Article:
The Minister’s Wife – review

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The Minister’s Wife: A Memoir of Faith, Doubt, Friendship, Loneliness, Forgiveness, and More by Karen Stiller

My rating: 5 of 5 stars



I first discovered this book when I attended a webinar on writing spiritual memoir hosted by an Ottawa writing group, where the author, Karen Stiller, was the presenter. I was intrigued. Watching a later interview of Karen by Patricia Paddey on YouTube had me downloading a Kindle edition of the book, and I’m so glad I did.

The Minster’s Wife is a beautifully written memoir of Stiller’s spiritual journey, from her introduction to faith in her youth to her current self-admittedly greying years as a still-learning believer and minister’s wife.


I love the humble, self-deprecating tone of Stiller’s faith pilgrimage stories, which are rich in detail and often humorous.

In fourteen chapters organized by topic rather than chronologically, Stiller relates tales of “Identity,” “Doubt,” “Community,” “Envy,” “Forgiveness,” “Holiness,” and more, Stiller gives us glimpses into her pastor’s wife role that is as satisfying and rewarding as it is sometimes frustrating and challenging. Her love for the church, her children, and her husband glows through her candidly confessed imperfections.


I so appreciated Stiller’s lack of bitterness and self-pity, as she described her experiences, both bad and good. Her stories gave me a new appreciation for the role of pastor’s wife. Her style of showing us what happened without over-explaining its significance left room for this reader to mull over the multi-layered learning that happens so often in real life.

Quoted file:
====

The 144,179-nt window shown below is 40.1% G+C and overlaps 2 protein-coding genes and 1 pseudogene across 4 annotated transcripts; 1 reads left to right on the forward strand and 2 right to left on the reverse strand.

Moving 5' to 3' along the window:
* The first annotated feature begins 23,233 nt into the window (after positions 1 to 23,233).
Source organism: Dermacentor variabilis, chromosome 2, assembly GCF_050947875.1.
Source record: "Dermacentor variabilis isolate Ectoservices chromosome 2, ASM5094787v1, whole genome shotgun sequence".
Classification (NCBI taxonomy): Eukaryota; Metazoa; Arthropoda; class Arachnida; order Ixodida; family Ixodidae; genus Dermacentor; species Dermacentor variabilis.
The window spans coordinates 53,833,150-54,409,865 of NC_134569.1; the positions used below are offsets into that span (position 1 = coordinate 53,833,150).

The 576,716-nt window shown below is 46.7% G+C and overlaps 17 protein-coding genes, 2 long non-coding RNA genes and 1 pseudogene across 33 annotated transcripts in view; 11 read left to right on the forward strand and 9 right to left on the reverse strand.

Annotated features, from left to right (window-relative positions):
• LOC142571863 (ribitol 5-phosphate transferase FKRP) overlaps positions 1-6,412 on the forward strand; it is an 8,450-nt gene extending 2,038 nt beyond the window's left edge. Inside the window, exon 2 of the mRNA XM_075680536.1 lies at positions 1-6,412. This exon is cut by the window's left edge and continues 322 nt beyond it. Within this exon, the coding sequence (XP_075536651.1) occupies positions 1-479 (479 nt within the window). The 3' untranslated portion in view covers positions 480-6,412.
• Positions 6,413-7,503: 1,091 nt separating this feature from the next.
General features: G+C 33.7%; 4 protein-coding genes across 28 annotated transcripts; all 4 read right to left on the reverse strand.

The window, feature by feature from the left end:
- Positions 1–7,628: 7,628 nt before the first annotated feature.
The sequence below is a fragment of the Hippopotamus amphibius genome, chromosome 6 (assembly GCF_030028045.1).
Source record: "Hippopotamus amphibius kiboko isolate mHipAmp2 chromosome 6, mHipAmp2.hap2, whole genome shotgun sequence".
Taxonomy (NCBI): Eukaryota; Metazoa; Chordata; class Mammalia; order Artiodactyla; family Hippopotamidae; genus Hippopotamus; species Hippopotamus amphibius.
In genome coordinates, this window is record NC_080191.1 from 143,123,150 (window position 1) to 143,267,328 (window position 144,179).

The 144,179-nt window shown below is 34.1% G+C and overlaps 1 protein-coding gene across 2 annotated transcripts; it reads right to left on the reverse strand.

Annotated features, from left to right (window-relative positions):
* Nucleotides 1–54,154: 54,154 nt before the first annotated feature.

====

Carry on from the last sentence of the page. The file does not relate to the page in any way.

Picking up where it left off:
The Minister’s Wife is recommended reading for lovers of memoir and for ministers, minister’s wives, and all of us parishioners who love them.




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Courting Cate (review)

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Courting CateCourting Cate by Leslie Gould
My rating: 5 of 5 stars

At 23, Cate Miller is considered practically on the shelf by the Amish community of Paradise, Pennsylvania. A serious bookworm of a girl, tall, with dark hair, she lacks everything her small, blonde, happy sister Betsy has at 17, including a boyfriend. That’s something their widower father is determined to change, however, when he announces, one spring day, that Betsy will not be allowed to marry before Cate does.

Cate meets Pete Treger at the bookmobile and there’s instant interest on her part. But the way his eyes sparkle when they first light on Betsy convinces Cate he’s just another of Betsy’s potential conquests.

Lots of plot twists and turns make this an Amish fiction like no other I’ve read. There’s no focus on a Rumschpringe (an Amish teen girl or boy’s running-around time), no hankering after the non-Amish life, no Amish girl falling for an outsider or vice versa. But there are lots of complicated family dynamics in this book about loyalty, sacrifice, and love.

Courting Cate is another book I read just for fun this summer and I found it a great read!

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